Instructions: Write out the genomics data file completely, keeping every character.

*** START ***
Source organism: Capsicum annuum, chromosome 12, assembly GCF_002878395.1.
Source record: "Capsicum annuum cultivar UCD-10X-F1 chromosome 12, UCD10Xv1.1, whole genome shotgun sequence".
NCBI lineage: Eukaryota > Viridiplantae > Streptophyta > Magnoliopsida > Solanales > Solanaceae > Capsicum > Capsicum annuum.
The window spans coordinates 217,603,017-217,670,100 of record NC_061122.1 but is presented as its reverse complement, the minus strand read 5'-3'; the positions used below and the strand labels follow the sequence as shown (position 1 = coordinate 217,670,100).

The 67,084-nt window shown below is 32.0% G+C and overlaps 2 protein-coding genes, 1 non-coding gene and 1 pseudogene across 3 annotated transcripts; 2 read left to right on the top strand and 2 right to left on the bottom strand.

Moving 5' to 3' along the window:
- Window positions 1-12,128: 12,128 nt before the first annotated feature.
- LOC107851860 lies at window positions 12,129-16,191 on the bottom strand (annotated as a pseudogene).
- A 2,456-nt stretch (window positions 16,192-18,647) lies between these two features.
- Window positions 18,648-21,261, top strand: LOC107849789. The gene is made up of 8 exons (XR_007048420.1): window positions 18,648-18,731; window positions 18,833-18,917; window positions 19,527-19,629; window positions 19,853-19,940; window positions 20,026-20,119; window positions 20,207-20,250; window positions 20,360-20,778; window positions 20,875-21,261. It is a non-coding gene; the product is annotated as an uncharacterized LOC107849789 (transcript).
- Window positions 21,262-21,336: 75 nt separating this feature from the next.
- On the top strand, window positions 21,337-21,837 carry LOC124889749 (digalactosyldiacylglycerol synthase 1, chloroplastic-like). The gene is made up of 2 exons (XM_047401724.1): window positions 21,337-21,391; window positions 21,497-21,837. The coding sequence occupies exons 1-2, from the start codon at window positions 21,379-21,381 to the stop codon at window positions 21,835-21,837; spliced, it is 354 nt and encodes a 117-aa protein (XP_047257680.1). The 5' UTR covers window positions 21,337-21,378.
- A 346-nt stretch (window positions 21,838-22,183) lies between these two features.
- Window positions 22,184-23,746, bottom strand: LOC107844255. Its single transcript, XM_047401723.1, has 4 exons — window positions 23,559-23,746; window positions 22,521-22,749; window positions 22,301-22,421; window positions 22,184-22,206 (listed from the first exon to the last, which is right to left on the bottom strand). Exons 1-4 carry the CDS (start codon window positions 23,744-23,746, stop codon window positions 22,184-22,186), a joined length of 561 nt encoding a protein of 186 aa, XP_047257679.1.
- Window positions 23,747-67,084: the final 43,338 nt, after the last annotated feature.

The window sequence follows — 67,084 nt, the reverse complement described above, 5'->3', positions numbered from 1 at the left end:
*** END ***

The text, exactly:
Source organism: Capsicum annuum, chromosome 12, assembly GCF_002878395.1.
Source record: "Capsicum annuum cultivar UCD-10X-F1 chromosome 12, UCD10Xv1.1, whole genome shotgun sequence".
NCBI lineage: Eukaryota > Viridiplantae > Streptophyta > Magnoliopsida > Solanales > Solanaceae > Capsicum > Capsicum annuum.
The window spans coordinates 217,603,017-217,670,100 of record NC_061122.1 but is presented as its reverse complement, the minus strand read 5'-3'; the positions used below and the strand labels follow the sequence as shown (position 1 = coordinate 217,670,100).

The 67,084-nt window shown below is 32.0% G+C and overlaps 2 protein-coding genes, 1 non-coding gene and 1 pseudogene across 3 annotated transcripts; 2 read left to right on the top strand and 2 right to left on the bottom strand.

Moving 5' to 3' along the window:
- Window positions 1-12,128: 12,128 nt before the first annotated feature.
- LOC107851860 lies at window positions 12,129-16,191 on the bottom strand (annotated as a pseudogene).
- A 2,456-nt stretch (window positions 16,192-18,647) lies between these two features.
- Window positions 18,648-21,261, top strand: LOC107849789. The gene is made up of 8 exons (XR_007048420.1): window positions 18,648-18,731; window positions 18,833-18,917; window positions 19,527-19,629; window positions 19,853-19,940; window positions 20,026-20,119; window positions 20,207-20,250; window positions 20,360-20,778; window positions 20,875-21,261. It is a non-coding gene; the product is annotated as an uncharacterized LOC107849789 (transcript).
- Window positions 21,262-21,336: 75 nt separating this feature from the next.
- On the top strand, window positions 21,337-21,837 carry LOC124889749 (digalactosyldiacylglycerol synthase 1, chloroplastic-like). The gene is made up of 2 exons (XM_047401724.1): window positions 21,337-21,391; window positions 21,497-21,837. The coding sequence occupies exons 1-2, from the start codon at window positions 21,379-21,381 to the stop codon at window positions 21,835-21,837; spliced, it is 354 nt and encodes a 117-aa protein (XP_047257680.1). The 5' UTR covers window positions 21,337-21,378.
- A 346-nt stretch (window positions 21,838-22,183) lies between these two features.
- Window positions 22,184-23,746, bottom strand: LOC107844255. Its single transcript, XM_047401723.1, has 4 exons — window positions 23,559-23,746; window positions 22,521-22,749; window positions 22,301-22,421; window positions 22,184-22,206 (listed from the first exon to the last, which is right to left on the bottom strand). Exons 1-4 carry the CDS (start codon window positions 23,744-23,746, stop codon window positions 22,184-22,186), a joined length of 561 nt encoding a protein of 186 aa, XP_047257679.1.
- Window positions 23,747-67,084: the final 43,338 nt, after the last annotated feature.

The window sequence follows — 67,084 nt, the reverse complement described above, 5'->3', positions numbered from 1 at the left end: